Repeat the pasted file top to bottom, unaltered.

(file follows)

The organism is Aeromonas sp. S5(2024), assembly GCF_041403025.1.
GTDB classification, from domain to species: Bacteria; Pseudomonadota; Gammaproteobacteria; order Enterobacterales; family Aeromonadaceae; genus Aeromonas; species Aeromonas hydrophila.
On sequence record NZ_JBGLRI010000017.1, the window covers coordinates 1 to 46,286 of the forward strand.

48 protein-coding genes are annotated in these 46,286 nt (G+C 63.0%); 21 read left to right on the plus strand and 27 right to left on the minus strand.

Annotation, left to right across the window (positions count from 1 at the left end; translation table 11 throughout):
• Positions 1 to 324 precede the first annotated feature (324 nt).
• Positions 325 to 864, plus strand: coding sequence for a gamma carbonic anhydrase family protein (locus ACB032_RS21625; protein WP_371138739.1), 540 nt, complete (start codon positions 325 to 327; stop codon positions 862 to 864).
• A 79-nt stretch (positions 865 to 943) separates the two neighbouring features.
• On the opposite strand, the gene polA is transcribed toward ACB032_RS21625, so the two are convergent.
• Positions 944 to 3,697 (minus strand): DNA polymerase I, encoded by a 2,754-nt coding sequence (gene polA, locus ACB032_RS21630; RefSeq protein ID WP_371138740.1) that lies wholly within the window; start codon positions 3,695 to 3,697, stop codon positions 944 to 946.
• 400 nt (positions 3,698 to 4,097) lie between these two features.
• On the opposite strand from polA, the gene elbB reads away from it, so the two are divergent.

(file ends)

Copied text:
The organism is Aeromonas sp. S5(2024), assembly GCF_041403025.1.
GTDB classification, from domain to species: Bacteria; Pseudomonadota; Gammaproteobacteria; order Enterobacterales; family Aeromonadaceae; genus Aeromonas; species Aeromonas hydrophila.
On sequence record NZ_JBGLRI010000017.1, the window covers coordinates 1 to 46,286 of the forward strand.

48 protein-coding genes are annotated in these 46,286 nt (G+C 63.0%); 21 read left to right on the plus strand and 27 right to left on the minus strand.

Annotation, left to right across the window (positions count from 1 at the left end; translation table 11 throughout):
• Positions 1 to 324 precede the first annotated feature (324 nt).
• Positions 325 to 864, plus strand: coding sequence for a gamma carbonic anhydrase family protein (locus ACB032_RS21625; protein WP_371138739.1), 540 nt, complete (start codon positions 325 to 327; stop codon positions 862 to 864).
• A 79-nt stretch (positions 865 to 943) separates the two neighbouring features.
• On the opposite strand, the gene polA is transcribed toward ACB032_RS21625, so the two are convergent.
• Positions 944 to 3,697 (minus strand): DNA polymerase I, encoded by a 2,754-nt coding sequence (gene polA, locus ACB032_RS21630; RefSeq protein ID WP_371138740.1) that lies wholly within the window; start codon positions 3,695 to 3,697, stop codon positions 944 to 946.
• 400 nt (positions 3,698 to 4,097) lie between these two features.
• On the opposite strand from polA, the gene elbB reads away from it, so the two are divergent.